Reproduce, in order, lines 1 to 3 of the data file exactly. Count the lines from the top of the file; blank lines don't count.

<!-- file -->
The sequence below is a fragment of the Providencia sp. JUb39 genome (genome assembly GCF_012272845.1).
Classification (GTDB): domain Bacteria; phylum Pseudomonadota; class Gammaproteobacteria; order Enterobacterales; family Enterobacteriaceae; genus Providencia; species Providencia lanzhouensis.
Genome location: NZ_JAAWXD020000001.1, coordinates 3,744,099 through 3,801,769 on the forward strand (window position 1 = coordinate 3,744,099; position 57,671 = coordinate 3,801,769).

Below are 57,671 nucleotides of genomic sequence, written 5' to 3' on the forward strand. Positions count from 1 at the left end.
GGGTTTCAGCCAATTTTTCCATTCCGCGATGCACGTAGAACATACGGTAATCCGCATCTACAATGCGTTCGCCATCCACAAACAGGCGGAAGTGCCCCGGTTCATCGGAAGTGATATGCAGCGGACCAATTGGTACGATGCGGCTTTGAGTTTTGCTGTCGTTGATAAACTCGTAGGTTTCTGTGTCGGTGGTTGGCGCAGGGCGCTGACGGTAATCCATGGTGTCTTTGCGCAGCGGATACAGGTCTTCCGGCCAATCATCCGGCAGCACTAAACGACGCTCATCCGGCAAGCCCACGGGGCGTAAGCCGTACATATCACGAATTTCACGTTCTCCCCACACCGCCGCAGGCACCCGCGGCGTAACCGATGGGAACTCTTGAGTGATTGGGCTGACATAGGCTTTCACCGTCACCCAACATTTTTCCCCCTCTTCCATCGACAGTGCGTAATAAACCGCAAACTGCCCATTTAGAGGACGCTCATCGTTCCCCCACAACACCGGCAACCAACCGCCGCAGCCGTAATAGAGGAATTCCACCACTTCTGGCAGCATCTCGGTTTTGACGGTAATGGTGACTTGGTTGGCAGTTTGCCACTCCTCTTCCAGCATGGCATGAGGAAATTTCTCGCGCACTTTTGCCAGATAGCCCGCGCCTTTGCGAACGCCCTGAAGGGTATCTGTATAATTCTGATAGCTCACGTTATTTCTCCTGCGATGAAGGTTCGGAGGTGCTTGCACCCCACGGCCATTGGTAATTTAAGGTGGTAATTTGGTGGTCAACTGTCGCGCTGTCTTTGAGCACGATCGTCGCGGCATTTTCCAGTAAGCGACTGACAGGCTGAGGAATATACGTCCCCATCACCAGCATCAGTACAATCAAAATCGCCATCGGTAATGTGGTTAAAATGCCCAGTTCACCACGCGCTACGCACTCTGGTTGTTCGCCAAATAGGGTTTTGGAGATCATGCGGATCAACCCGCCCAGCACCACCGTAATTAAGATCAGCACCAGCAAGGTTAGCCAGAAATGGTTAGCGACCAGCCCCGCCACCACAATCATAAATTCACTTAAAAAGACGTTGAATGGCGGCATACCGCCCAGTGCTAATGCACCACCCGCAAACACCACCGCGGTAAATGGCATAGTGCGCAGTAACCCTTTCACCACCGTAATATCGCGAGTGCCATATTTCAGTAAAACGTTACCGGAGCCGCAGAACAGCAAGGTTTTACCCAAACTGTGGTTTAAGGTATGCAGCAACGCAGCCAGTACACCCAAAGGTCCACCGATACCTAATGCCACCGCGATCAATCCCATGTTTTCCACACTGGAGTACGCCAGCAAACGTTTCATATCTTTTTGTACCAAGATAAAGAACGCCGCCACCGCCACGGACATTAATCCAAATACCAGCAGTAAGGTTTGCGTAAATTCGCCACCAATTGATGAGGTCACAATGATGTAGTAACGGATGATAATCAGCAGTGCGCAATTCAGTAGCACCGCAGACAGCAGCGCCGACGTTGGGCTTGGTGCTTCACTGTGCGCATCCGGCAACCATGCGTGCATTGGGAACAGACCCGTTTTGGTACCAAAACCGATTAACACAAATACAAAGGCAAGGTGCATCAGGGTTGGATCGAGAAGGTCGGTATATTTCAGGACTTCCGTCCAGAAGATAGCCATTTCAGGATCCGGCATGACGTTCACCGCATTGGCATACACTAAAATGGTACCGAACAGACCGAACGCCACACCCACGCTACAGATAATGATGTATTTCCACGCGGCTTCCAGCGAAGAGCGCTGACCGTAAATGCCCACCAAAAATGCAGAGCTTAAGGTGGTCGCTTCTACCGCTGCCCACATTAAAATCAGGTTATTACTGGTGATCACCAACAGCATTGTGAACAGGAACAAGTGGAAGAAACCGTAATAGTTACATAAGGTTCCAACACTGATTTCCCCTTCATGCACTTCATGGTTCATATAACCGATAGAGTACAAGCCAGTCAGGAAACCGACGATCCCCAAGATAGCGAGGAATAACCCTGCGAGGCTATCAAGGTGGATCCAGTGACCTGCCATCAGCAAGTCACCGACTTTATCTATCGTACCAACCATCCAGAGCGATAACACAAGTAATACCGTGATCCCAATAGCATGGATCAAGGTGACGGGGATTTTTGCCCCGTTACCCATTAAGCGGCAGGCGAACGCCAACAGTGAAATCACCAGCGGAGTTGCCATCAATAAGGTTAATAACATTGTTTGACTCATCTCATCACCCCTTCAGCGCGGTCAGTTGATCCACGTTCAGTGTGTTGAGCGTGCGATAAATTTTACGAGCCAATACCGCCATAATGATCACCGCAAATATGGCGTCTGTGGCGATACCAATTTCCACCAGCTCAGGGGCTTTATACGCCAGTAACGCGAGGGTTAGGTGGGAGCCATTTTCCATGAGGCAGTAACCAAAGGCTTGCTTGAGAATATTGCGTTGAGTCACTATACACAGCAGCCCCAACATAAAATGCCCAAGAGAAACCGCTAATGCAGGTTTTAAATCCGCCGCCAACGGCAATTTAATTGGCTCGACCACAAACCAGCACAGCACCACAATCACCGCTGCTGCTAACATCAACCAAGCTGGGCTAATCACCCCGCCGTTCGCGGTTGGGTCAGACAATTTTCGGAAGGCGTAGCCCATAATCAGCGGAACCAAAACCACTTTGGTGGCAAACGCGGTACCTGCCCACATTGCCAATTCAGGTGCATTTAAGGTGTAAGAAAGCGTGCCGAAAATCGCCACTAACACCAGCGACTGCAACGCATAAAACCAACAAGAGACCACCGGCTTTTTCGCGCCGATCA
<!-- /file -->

The sequence below is a fragment of the Providencia sp. JUb39 genome (genome assembly GCF_012272845.1).
Classification (GTDB): domain Bacteria; phylum Pseudomonadota; class Gammaproteobacteria; order Enterobacterales; family Enterobacteriaceae; genus Providencia; species Providencia lanzhouensis.
Genome location: NZ_JAAWXD020000001.1, coordinates 3,744,099 through 3,801,769 on the forward strand (window position 1 = coordinate 3,744,099; position 57,671 = coordinate 3,801,769).